Recovery

Q: “So you didn’t want to eat, or you didn’t like yourself?”
A: “No, it’s a different issue.”

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Transcript for Recovery

There are girls on the cheerleading team—there’s three of us with eating disorders.  I’m a recovering patient, and there’s two cheerleaders that currently have it.  And one of them is getting help, and the other one is just letting it go.  There’s also some people with depression issues on cheerleading.  A lot of girls have been through a lot on the cheer team, and we just like, support each other through everything.

I talk to the girl that is going through recovery right now about it, and she asks me for advice, but the girl who refuses to get help doesn’t like me and doesn’t want to talk to me, and avoids me at all times.  A lot of people aren’t like, aware of how big eating disorders are and how many people actually have them.  Some people that actually have them don’t even know they have them until they’re brought to like, a medical doctor or anything like that.  And it’s just a scary disorder, and it’s more of a mind game than a me thing, and it can lead you down the wrong path.

They just don’t know what I’ve been through and then they feel like, ‘Oh, so like, you didn’t want to eat, or like, you just didn’t like yourself?’  And I was like, ‘No, it’s like a different issue, like…’  I stopped drinking pop, which is like, also like, a healthy decision, but like I was obsessed with Sprite, and like I just realized that, ‘Oh, that’s bad for me, and so I’m not going to drink that.’  And then I stopped like, eating fries.  I stopped eating, like greasy foods and stuff, and I would pack my own lunch instead of letting my mom pack it.  And I just became very obsessed with food.

When people ask me like, if it was like a choice, like, between still having your disorder or being in recovery, I would say I chose recovery.  It was a conscious decision, and not an easy one.  That’s the common denominator among people I know who have recovered.  They choose recovery and they worked like hell for it and they didn’t give up.  Recovery isn’t easy at first.  It takes time, it takes more work sometimes than you think you’re going—you’re willing to do, but it’s worth every hard day, every tear, every terrified moment.  It’s worth it because the trade-off is this: you let go of your addiction and you get back your life.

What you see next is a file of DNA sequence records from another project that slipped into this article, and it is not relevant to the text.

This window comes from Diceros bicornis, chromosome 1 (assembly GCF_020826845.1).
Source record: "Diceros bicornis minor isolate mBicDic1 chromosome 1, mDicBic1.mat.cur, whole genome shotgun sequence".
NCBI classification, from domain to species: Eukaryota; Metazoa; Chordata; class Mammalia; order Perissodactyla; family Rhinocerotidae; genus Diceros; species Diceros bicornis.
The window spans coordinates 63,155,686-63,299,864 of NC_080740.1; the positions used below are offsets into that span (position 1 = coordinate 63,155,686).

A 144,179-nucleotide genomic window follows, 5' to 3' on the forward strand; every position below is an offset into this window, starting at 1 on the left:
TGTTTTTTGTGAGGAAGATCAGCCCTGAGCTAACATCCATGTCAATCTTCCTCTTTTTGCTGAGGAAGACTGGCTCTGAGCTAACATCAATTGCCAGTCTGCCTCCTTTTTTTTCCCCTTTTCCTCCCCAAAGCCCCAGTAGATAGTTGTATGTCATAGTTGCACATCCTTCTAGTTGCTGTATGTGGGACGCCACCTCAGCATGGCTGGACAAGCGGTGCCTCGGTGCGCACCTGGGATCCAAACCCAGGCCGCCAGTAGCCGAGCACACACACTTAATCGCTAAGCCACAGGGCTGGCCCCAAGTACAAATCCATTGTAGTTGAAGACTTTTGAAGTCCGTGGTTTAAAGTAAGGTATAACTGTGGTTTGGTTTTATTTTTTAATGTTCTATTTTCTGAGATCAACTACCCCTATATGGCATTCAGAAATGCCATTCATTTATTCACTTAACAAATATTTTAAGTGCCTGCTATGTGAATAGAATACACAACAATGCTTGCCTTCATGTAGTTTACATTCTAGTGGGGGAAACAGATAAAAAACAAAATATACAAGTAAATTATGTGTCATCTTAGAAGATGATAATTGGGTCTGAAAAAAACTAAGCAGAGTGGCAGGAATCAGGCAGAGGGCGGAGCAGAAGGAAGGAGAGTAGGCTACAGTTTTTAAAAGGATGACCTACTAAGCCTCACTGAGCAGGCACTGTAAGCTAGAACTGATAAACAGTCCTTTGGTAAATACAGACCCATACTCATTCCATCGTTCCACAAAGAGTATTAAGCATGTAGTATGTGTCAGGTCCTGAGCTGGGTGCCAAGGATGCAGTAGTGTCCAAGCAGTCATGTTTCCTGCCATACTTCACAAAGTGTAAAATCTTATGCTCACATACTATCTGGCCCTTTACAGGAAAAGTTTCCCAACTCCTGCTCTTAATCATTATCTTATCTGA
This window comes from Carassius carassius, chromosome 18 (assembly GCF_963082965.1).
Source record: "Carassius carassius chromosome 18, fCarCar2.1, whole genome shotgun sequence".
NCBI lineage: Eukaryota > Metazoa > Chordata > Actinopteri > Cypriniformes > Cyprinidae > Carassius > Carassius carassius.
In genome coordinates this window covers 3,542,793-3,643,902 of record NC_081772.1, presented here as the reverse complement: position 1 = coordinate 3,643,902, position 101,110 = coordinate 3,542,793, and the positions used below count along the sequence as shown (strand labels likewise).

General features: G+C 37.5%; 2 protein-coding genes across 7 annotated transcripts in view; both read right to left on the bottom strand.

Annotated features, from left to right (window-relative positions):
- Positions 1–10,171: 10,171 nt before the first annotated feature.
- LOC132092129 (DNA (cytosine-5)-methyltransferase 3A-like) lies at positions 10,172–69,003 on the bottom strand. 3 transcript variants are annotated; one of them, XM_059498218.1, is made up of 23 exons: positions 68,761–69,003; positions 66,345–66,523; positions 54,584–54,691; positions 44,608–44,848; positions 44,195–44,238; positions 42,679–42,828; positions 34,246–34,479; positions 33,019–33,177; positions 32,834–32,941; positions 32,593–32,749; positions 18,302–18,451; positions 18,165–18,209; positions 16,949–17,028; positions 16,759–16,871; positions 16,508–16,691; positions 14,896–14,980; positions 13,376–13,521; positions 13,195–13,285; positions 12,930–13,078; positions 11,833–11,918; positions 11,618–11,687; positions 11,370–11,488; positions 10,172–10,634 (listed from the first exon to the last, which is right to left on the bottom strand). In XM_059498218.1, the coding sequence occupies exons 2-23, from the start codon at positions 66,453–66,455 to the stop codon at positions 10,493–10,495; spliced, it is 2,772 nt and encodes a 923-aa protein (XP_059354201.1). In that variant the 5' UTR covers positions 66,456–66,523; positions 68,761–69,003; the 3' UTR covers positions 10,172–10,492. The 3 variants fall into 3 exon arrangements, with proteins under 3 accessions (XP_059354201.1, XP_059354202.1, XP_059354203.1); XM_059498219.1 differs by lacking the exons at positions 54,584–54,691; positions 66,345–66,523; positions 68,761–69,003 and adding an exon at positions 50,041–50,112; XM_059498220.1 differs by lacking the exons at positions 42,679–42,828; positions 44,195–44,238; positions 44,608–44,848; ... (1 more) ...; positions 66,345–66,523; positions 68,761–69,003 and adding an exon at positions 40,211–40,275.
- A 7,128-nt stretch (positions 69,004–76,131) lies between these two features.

At first it was like, brought up that I had an eating disorder.  At the beginning of my sophomore year, my mom took me to a clinic, and they told me, ‘You have an eating disorder called anorexia nervosa.  And this is a treatment center, and you’re going to get help.’

People don’t really treat me differently, they’re just really shocked, and they’re like, ‘Oh, you have something wrong with you?’  Like, they think I’m like some kind of freak.  And I’m like, ‘Yeah, like it’s for my anxiety.’  And then I can’t drink because of it, so people are like, ‘Oh, that must suck.’  But no, drinking isn’t everything, so no, it doesn’t suck.

I really do think I add a lot to the Valpo campus by having gone through an eating disorder, and anxiety, and everything that I’ve been through.  It’s just…a lot for a person to go through within a few years, but I’m strong.

  • Jessica J

    I think so many people are quick to look at a very skinny person and say, “She’s anorexic,” without really thinking about what is packed into that statement. As the speaker says, anorexia is not something to be taken lightly. I realize that it’s very serious, but before listening to this interview, I didn’t realize how common eating disorders are on our campus.

    • Caitlin Littlejohn

      I agree, Jessica! I also know girls who are naturally skinny and feel just as insecure about it as those who are insecure about being too heavy. I also know a handful of people who have had eating disorders where it had nothing at all to do with physical appearance. It just goes to show that we can’t ever truly know someone’s story without hearing from him or her.